The colonial importation of Indian citizens from the sub-continent to South Africa in 1860 entrenched a historical perspective  that runs very deep into the veins of a country whose own history has ebbed and flowed in ways we least imagined.

The prime objective of this importation was not simply a migration but a decidedly egregious objective of indenture that was exploited by the “masters” of the time, using privilege and power to rubber-stamp the prevailing slavery that was endemic in the world.

Being a fifth generation Indian in South Africa, my birthright was this very country – and will remain so till the end of time.

While my forebears sought the “grass that was to be greener on the other side”, their tale is very much allegorical as they struggled and strived, against all odds I might add, to overcome the servitude foisted upon them by the “kings of the castle”.

Despite their desperate penury after landing on these shores, many were unrelenting in their pursuit of that “better life” that was once promised, as they were suborned into the falsehood of the brass rings that allegedly awaited them.

Fast-tracking to current times, there can be nothing but immense pride of a community who figuratively rose from the ashes like the proverbial Phoenix, to take their rightful place as productive and contributory citizens in a country that, at the best of times, offered very little.

Whatever the field – business, education, agriculture, medicine, law – and many others, you will find that, while there were many chiefs, there was always an Indian lurking whose presence ensured that his recognition could not go unnoticed.

From contributing to building their own schools, to survival by subsistence, the South African Indian championed their new found land with the vigour and verve, as much as that of the indigenous people.

Despite the prejudices of the apartheid regime, and ironically from the current “democratic” government against the Indian community, they have risen against such obstacles and challenged the status quo with grace and aplomb, and will always remain the veritable citizens of South Africa.

Sadly, there are those still bigoted enough in these times to consider the Indian citizen as an interloper  – but that is furthest from the truth.

The tapestry of the Indian community cannot be mistaken. They add colour(no pun intended), fabric and enchantment to the diversity that has become the constitutional mantra of a South Africa that is plagued by racial animosity, division and distraction, simply by those less endowed with a common sense of humanity but imbued with a great sense of ignorance.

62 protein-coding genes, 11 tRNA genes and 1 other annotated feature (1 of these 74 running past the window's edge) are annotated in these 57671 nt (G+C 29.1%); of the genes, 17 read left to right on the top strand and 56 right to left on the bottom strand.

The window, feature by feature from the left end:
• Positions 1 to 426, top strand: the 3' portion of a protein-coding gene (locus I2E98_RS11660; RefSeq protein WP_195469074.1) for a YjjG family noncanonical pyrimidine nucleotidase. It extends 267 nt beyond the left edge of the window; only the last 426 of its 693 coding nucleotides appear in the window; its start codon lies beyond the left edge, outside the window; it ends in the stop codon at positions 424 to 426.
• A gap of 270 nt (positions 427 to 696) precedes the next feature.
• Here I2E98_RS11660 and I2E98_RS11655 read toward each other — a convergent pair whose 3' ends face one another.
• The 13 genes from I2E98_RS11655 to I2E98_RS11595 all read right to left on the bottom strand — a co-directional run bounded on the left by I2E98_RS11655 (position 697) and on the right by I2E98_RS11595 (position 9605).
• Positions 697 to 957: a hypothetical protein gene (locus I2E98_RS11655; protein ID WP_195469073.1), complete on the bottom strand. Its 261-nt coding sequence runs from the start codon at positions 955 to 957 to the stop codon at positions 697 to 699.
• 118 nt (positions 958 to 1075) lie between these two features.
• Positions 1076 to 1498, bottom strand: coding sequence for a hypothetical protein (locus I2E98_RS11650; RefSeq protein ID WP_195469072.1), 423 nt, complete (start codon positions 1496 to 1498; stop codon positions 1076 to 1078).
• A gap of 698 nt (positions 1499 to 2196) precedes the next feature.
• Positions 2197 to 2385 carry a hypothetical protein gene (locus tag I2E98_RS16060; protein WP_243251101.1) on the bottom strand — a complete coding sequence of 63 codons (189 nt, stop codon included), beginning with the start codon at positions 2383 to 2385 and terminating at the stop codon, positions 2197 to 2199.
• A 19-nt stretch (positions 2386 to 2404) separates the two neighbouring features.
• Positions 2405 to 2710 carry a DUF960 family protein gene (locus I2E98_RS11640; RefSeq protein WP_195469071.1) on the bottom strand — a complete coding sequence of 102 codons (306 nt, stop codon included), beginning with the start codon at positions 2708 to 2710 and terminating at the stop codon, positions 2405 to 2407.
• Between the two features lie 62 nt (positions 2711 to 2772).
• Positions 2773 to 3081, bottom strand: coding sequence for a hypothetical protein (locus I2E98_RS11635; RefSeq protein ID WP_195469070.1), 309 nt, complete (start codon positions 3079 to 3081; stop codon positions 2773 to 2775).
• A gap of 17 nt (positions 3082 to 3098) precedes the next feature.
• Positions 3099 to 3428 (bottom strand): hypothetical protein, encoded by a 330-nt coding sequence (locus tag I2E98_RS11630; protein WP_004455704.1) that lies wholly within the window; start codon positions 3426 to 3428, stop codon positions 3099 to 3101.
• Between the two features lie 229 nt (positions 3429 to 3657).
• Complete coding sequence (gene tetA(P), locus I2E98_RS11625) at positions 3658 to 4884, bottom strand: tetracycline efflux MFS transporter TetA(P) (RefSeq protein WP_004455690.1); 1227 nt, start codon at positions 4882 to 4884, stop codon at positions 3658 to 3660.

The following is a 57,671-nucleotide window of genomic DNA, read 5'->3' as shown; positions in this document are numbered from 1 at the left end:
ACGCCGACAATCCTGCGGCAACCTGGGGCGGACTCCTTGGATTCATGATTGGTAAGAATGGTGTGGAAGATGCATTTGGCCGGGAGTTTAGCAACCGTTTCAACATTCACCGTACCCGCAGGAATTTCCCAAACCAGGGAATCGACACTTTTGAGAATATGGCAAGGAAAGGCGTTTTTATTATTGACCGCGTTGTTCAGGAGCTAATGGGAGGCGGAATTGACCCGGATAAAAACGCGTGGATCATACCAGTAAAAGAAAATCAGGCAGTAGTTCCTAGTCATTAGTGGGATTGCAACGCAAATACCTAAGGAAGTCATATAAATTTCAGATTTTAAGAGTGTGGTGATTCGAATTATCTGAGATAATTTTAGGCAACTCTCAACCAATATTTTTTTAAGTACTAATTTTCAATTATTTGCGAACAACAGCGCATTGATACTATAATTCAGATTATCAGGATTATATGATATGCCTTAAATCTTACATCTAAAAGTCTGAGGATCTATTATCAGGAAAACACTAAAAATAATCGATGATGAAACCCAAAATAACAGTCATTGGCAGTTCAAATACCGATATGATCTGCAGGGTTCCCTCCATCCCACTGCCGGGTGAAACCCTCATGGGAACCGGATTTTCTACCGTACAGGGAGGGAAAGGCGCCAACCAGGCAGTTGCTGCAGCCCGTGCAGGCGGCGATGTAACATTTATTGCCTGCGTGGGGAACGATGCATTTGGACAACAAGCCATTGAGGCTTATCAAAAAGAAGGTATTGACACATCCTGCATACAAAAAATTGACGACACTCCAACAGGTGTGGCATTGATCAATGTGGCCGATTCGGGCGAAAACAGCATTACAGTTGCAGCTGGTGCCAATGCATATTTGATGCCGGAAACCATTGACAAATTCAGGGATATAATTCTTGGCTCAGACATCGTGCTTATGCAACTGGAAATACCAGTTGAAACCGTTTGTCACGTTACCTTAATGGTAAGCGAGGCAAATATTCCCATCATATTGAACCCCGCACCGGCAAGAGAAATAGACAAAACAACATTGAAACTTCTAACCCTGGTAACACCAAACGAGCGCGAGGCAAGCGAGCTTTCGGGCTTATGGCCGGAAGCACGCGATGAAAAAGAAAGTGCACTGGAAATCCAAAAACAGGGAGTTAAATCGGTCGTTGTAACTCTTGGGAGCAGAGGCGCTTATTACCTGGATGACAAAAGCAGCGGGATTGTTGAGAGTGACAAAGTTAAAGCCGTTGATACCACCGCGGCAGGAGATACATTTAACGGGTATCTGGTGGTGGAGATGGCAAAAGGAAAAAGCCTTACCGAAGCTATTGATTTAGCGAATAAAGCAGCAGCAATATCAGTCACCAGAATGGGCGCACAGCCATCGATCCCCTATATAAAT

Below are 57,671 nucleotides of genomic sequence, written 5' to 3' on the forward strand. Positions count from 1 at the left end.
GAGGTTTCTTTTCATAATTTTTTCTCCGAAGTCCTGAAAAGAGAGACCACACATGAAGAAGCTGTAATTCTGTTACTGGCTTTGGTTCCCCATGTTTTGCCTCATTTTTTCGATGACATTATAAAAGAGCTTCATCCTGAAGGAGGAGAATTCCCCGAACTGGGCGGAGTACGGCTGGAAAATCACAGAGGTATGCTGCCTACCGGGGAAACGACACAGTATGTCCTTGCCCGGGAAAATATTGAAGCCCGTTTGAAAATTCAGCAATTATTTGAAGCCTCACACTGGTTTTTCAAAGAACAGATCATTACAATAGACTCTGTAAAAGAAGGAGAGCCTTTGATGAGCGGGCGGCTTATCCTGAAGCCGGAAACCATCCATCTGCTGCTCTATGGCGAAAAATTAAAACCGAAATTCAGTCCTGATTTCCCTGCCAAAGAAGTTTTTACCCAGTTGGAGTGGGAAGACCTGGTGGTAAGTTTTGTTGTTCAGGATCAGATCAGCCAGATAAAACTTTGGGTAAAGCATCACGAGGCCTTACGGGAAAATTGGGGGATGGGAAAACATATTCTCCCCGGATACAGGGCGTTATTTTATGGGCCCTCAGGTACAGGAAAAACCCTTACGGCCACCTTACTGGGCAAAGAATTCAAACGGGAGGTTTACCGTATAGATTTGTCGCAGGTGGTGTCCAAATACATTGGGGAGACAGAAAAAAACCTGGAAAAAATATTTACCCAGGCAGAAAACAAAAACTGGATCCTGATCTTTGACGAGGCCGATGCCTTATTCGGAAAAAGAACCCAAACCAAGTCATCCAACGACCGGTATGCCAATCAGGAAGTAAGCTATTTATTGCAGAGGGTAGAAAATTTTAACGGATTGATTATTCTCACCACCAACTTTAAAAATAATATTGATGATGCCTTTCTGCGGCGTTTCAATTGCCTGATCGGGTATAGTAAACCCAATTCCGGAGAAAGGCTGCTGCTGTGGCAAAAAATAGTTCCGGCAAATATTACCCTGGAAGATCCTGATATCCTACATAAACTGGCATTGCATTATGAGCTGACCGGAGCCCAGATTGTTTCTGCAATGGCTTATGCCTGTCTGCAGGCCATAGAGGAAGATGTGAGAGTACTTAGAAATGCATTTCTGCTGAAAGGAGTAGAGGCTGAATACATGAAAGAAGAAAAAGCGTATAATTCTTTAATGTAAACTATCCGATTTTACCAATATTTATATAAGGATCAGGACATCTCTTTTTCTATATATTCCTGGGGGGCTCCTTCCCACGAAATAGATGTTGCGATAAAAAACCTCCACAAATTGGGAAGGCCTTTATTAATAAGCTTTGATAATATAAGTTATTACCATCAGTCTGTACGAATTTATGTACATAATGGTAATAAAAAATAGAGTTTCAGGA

The Indian community, 160 years on, have staked their undeniable right and claim in this country, and whoever thinks otherwise, needs to think again.

There have been attempts to destabilize, demoralize, and diminish the value of a community simply on the basis that they were not original inhabitants of South Africa – the 1949 and 1985 Inanda riots come to mind, directed particularly against the Indian community, but such attempts failed dismally – albeit not without hardship and trauma.

The stalwarts of the Indian community, too numerous to mention, also  reviled against the systemic oppression created by apartheid and fought against same – paying as heavy a price as those who were in the majority that fought such a struggle.

While Mahatma Gandhi came to symbolize the “Indian struggle”, many who stood for, by and with their fellow Indians for that better life, have marked their contribution in perpetuity, so that we today could enjoy what they have bequeathed by their immense sacrifices.

My pride in my “Indianness” or my “Indianism” is not so much rooted in a racial context as much as it is rooted in the perspective of my heritage, my culture and the traditions that such culture brings.

It reflects the wealth of a community, touted as a minority but very much a major player in the history yet to be written of a country eons away from embracing the common humanity we so desire.

I might be of Indian descent and I might have borne the derogatory abuse of names, called by those who know no better, but in the words of Shakespeare’s Romeo and Juliet, ” A Rose by any other name would smell as sweet”.

By Global Indian Correspondent – Narendh Ganesh South Africa

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